The company, started six years ago by ex-AEG Chief Executive Tim Leiweke and music mogul Irving Azoff, has already spent more than $5.5 billion in private capital on arena projects to date. Its first gamble, Climate Pledge Arena in Seattle, is set to open Friday, Oct. 22, and serve as the home of the National Hockey League’s newest expansion team, the Seattle Kraken.
“Our interest is really simple; we want to bring a new arena to San Diego. We don’t need any public subsidies. We’ll 100 percent privately finance it,” said Francesca Bodie, Oak View’s president of business development. “We will be carbon-neutral from Day 1. San Diego deserves a new world-class arena that can drive the kind of content that the community would love to see on a regular basis.”
The plan also calls for a hotel, shops, restaurants, office space, a skate park, biking and pedestrian paths and neighborhood schools. It even provides both a temporary and long-term home for the Loyal, San Diego’s team in the USL Championship soccer league. The club would start with a modular 12,000- to 15,000-seat stadium in Phase 1 and later move into a 20,000-seat venue on an adjacent city-owned parcel that the Toll Bros. group also would like to lease.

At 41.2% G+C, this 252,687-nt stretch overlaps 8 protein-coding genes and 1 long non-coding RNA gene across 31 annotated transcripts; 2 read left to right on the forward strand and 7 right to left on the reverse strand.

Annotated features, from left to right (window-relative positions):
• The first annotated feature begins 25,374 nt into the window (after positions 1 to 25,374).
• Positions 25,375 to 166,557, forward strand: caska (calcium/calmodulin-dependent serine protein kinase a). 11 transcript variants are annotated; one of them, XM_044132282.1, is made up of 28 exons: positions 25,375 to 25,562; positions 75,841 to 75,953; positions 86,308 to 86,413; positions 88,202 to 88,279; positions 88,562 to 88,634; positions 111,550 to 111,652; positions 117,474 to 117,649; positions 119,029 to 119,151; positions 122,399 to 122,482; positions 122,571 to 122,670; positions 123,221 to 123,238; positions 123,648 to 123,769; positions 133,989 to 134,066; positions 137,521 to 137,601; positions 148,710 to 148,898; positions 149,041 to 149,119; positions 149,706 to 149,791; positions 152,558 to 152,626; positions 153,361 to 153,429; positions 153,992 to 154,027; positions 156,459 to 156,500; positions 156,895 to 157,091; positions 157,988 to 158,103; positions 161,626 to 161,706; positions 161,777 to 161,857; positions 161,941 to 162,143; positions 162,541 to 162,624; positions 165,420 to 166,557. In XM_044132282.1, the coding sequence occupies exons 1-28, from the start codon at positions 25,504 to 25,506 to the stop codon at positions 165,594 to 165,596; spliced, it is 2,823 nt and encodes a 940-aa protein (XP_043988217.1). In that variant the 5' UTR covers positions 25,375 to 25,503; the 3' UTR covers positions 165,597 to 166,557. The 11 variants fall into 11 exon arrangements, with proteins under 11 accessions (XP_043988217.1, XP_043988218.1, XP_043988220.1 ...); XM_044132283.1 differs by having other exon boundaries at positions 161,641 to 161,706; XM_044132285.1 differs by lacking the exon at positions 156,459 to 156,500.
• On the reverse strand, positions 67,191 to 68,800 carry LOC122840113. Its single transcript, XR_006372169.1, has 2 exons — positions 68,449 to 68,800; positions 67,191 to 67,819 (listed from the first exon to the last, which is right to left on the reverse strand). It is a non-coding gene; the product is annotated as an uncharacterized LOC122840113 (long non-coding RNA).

“We view what we’re doing as having the opportunity, really the responsibility, to try to not just become an economic catalyst [for the Midway District] but to demonstrate how to do density in a way that creates beautiful public spaces and a mix of uses that is much more pedestrian-friendly,” Malmuth said.
Toll Bros., Bridge and Oak View plan to finance their respective portions of the project and split costs associated with public amenities.
The Dec. 3 date to respond to the city’s notice of availability is more of a starting point than a finish line; the city is required to negotiate for three months with all qualified responders.
San Diego officials have said they plan to take proposals before the City Council next year before selecting a winner. That means Toll Bros. and Brookfield would duel once again.
The latter also is back with a reworked concept called Discover Midway that calls for a range of housing types, active parks and green space and a reimagined arena.
Another entity led by The ConAm Group, an apartment builder and property management company, also has entered the fray, though the specifics of its plan are not yet known.
Right now, there’s no scorecard that San Diego will use to evaluate proposals. The city must give priority to teams offering the greatest number of affordable units at the lowest average affordability level, and it has said it will consider only proposals with a new or refurbished arena.